for National Geographic News
Neandertals made it all the way to Siberia, some 1,200 miles (2,000 kilometers) farther east than previously thought, new DNA evidence suggests.
Scientists have long known that Europe was a stomping ground for the Neandertals (often spelled Neanderthals), with the human cousins spreading throughout the Mediterranean between around 200,000 and 30,000 years ago.
Until now, though, experts had believed present-day Uzbekistan in Central Asia to be the easternmost extent of the Neandertal range (see a map of the region). Beyond this point the evidence becomes sparse.
"Our findings show that Neandertals were more widespread and thus even more successful than previously thought," said Svante Pääbo, a geneticist at the Max-Planck Institute of Evolutionary Anthropology in Leipzig, Germany, who carried out the DNA analysis.
The analysis appears online this week in the journal Nature.
Teeth, Bones, and Tools
Tantalizing finds of Neandertal-style stone tools in Asia, along with fragments of hominid bones and teeth, had hinted that the species had expanded deeper into the continent, experts say.
But scientists have never been able to verify the theory from such small pieces of bone.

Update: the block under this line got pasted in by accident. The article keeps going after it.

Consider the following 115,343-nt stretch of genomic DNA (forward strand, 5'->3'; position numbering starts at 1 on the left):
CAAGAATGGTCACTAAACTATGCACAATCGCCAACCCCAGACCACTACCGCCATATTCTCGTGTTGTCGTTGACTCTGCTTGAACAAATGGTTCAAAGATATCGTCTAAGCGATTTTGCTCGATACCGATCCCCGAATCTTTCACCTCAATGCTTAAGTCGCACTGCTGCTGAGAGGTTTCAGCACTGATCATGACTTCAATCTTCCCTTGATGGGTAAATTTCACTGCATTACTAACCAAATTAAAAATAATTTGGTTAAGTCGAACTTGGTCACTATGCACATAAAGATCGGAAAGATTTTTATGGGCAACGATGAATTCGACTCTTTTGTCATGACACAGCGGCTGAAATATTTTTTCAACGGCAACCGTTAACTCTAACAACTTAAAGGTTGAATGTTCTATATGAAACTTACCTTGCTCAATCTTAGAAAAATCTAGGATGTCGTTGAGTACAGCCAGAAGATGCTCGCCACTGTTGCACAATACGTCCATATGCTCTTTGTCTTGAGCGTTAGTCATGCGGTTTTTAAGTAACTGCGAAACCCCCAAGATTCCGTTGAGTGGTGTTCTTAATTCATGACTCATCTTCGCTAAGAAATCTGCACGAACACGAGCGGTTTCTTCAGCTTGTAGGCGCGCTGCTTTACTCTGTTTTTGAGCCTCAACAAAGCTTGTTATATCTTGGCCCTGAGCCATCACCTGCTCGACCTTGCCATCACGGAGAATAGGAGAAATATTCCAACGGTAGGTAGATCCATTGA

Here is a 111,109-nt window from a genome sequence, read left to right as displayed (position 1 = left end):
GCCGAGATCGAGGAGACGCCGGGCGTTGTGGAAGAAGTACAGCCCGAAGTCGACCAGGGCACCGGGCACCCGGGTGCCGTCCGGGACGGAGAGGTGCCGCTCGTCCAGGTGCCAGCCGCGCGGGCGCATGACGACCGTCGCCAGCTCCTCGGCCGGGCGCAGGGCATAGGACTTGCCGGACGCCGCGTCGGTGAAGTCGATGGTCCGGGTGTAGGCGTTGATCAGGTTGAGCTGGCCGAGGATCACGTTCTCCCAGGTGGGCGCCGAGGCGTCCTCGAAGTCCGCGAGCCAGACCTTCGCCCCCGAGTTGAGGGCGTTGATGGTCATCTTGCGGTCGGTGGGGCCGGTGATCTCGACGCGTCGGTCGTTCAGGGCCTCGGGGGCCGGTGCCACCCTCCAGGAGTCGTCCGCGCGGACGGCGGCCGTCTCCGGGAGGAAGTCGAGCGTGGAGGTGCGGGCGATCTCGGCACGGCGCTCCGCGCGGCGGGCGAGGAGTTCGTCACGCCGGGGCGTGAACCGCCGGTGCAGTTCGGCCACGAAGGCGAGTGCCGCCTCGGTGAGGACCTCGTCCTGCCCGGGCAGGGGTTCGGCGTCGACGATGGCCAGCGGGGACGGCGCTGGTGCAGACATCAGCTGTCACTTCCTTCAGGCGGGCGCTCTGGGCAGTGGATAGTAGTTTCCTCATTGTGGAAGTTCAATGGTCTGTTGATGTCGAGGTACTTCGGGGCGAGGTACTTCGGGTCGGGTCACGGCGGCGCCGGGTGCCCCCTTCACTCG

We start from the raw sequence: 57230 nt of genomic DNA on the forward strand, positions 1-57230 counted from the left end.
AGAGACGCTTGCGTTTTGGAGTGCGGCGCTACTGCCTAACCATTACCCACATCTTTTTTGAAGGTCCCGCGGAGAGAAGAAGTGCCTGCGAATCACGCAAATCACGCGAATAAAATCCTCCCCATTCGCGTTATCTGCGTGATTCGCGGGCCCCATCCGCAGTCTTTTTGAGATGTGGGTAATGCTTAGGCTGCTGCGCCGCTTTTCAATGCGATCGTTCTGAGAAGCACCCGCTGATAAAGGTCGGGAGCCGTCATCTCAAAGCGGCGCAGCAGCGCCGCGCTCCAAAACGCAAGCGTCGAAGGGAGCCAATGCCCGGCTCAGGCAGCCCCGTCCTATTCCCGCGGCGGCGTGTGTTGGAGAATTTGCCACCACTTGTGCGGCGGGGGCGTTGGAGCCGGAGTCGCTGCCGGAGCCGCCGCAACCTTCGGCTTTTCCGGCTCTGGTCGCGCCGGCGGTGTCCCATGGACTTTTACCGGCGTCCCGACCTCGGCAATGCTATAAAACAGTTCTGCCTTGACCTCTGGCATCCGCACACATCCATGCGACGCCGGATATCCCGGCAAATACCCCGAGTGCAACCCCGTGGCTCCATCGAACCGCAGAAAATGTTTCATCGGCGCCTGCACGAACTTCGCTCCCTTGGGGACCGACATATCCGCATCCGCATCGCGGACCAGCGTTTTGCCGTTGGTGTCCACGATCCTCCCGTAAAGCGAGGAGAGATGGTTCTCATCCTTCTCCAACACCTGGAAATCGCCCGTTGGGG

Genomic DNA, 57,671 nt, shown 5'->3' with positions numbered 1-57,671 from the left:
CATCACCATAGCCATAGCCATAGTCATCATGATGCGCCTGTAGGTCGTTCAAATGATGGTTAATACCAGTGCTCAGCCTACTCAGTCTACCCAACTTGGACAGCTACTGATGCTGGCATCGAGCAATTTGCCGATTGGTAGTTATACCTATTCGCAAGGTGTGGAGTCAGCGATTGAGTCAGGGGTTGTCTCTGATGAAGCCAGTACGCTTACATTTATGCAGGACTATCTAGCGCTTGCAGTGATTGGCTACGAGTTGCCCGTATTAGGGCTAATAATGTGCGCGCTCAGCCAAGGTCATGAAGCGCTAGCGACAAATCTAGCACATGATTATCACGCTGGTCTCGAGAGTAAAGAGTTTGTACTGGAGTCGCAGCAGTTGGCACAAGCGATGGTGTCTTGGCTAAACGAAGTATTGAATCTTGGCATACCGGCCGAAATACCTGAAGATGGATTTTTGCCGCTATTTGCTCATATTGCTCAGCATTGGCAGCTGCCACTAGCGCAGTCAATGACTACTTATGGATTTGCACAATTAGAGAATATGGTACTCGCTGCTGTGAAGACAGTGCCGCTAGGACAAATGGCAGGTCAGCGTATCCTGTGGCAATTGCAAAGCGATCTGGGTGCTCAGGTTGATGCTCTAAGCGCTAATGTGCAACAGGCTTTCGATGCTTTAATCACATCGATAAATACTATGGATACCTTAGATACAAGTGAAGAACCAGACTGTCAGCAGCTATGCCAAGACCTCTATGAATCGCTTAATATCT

Using a relatively new DNA technique, however, Pääbo and his colleagues were able to glean information from the minute fragments. (Related: "Neandertal Gene Study Reveals Early Split With Humans" [October 26, 2006].)
The scientists analyzed the Asian remains' mitochondrial DNA, or mtDNA—genetic material from the cell's powerhouses that is passed from mother to child—and compared it to mtDNA from Neandertal fossils found across Europe.
Fragments found in a cave in the Altai region of southern Siberia matched the European data, indicating that the Siberian bone fragments belonged to Neandertals rather than modern humans.
In addition, Pääbo and his colleagues were able to confirm that a partial skeleton of a child found in Uzbekistan's Teshik-Tash cave was also a Neandertal.
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